Indeed, the whole text of Eat Pray Love is self-consciously presented as an artifact of consumerism, as the spiritual journey that Gilbert enjoys is entirely enabled by a $200,000 publisher’s advance. As Gilbert describes: “I can actually afford to do this because of a staggering personal miracle: in advance, my publisher has purchased the book I shall write about my travels” (35). Personal miracle or not, the advance reminds us that this text and the “spiritual content” it contains are already products that have been purchased, and will be sold. Thus, to buy into its message of self-empowering spirituality is to confirm the legitimacy of the mechanisms that enabled its production. Again, this does not undermine the very real spiritual experiences that Gilbert describes: spending one fifth of a million dollars and a year abroad to explicitly indulge in self-discovery would doubtlessly be a very transformative experience. But by explicitly embedding that experience within the logic of consumption, Gilbert is subtly reaffirming the ostensibly irrefutable centrality of consumerism as the mediator of human experience: Thus, her trusting reader, who deeply identifies with Liz Gilbert’s disillusionment in the cruelly optimistic “good life fantasy” of house, husband, children, and domestic duties, is seduced by an even greater consumer fantasy of spiritual fulfilment: as Ruth Williams succinctly describes, “the EPL brand purports to allow women to ‘buy’ a piece of Gilbert’s spiritual journey” (615), which, of course, presupposes that spiritual fulfilment is something that can be purchased at all.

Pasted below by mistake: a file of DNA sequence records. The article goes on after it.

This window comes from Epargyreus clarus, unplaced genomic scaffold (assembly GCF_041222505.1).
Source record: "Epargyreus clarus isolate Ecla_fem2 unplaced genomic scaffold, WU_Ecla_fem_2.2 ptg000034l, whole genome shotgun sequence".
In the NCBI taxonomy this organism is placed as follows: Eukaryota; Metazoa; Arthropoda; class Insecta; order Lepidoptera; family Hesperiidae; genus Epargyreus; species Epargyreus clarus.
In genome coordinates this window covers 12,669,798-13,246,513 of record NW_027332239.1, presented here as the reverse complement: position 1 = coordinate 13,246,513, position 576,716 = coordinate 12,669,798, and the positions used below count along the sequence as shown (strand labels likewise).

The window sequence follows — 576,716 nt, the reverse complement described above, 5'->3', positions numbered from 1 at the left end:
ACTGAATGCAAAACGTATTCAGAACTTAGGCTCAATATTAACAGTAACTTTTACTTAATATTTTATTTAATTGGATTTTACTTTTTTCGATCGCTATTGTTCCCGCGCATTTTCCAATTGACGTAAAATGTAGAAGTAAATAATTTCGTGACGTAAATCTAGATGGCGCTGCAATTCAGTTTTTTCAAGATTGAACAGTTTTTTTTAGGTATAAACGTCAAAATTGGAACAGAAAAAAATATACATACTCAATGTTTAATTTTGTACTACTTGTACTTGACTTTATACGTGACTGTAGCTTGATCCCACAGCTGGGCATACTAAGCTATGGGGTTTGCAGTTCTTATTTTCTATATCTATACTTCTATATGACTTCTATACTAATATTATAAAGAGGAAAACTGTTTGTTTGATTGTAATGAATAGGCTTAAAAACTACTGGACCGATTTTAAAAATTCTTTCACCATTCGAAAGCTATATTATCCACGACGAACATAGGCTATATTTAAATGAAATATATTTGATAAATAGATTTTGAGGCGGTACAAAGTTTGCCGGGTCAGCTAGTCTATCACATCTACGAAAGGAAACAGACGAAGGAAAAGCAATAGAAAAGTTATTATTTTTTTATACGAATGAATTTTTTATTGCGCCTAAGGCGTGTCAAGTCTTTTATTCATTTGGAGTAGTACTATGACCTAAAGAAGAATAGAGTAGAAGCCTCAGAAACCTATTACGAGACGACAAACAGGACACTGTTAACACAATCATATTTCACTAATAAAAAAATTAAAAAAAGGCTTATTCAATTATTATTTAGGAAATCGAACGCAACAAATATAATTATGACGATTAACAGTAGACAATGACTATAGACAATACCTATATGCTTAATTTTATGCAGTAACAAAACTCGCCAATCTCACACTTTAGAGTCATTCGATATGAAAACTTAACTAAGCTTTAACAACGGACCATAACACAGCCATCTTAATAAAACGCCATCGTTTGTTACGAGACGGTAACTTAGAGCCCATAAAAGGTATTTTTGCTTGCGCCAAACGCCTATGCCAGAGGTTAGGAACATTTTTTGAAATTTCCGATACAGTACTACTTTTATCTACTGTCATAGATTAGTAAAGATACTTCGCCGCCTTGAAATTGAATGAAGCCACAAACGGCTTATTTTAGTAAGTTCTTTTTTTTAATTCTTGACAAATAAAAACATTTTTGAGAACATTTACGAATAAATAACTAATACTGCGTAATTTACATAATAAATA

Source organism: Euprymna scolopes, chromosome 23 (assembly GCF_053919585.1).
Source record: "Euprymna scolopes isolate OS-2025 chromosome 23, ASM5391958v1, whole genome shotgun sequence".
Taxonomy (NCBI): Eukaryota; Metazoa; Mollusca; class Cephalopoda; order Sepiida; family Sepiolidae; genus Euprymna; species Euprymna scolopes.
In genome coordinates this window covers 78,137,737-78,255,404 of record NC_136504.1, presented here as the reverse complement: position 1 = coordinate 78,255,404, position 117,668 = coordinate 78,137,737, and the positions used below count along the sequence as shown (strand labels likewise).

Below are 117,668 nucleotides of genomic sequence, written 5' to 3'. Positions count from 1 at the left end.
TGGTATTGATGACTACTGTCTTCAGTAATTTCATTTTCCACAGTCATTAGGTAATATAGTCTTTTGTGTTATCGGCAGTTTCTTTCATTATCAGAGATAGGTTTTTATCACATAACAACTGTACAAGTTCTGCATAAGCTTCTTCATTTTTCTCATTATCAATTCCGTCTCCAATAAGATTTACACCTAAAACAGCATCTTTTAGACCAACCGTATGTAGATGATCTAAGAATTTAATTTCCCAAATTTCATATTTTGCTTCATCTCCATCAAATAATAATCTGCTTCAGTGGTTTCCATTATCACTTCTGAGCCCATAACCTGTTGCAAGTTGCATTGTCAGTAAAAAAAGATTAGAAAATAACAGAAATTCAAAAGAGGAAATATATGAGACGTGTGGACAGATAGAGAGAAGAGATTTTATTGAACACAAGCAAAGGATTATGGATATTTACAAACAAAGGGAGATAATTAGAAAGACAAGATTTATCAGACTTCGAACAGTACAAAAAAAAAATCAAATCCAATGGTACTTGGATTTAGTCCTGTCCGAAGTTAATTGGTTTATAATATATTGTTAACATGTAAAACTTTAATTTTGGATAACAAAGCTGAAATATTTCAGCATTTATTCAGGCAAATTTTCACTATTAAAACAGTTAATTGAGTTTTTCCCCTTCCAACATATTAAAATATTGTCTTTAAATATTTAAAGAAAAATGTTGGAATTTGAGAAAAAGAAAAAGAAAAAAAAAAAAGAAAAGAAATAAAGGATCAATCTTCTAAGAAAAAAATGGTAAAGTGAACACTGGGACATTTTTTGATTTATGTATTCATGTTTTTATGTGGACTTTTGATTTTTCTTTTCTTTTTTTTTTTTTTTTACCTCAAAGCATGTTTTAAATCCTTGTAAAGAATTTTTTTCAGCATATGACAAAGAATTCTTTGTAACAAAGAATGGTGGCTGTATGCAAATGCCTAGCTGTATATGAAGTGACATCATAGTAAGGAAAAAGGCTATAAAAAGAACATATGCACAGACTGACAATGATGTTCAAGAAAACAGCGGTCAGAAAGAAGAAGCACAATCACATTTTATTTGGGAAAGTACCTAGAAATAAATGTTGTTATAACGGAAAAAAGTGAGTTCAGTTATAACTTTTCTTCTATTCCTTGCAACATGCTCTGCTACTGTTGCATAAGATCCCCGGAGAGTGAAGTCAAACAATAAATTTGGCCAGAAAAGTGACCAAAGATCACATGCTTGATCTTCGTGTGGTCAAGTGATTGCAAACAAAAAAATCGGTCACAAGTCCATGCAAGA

Thus, unlike Berlant, who envisions a mode of being beyond “The Good Life fantasy” in which “one would achieve both mental health and a commitment to equality [by embracing] precarity as the condition of being and belonging” (194), Gilbert simply expands what “the good life fantasy” entails: she affirms the inherent value of the heteronormative relationship and its accompanying set of consumer goods, and then appends the additional fantasy of spiritual fulfilment through self-indulgent consumption, a fantasy which the marketplace is eager to accommodate.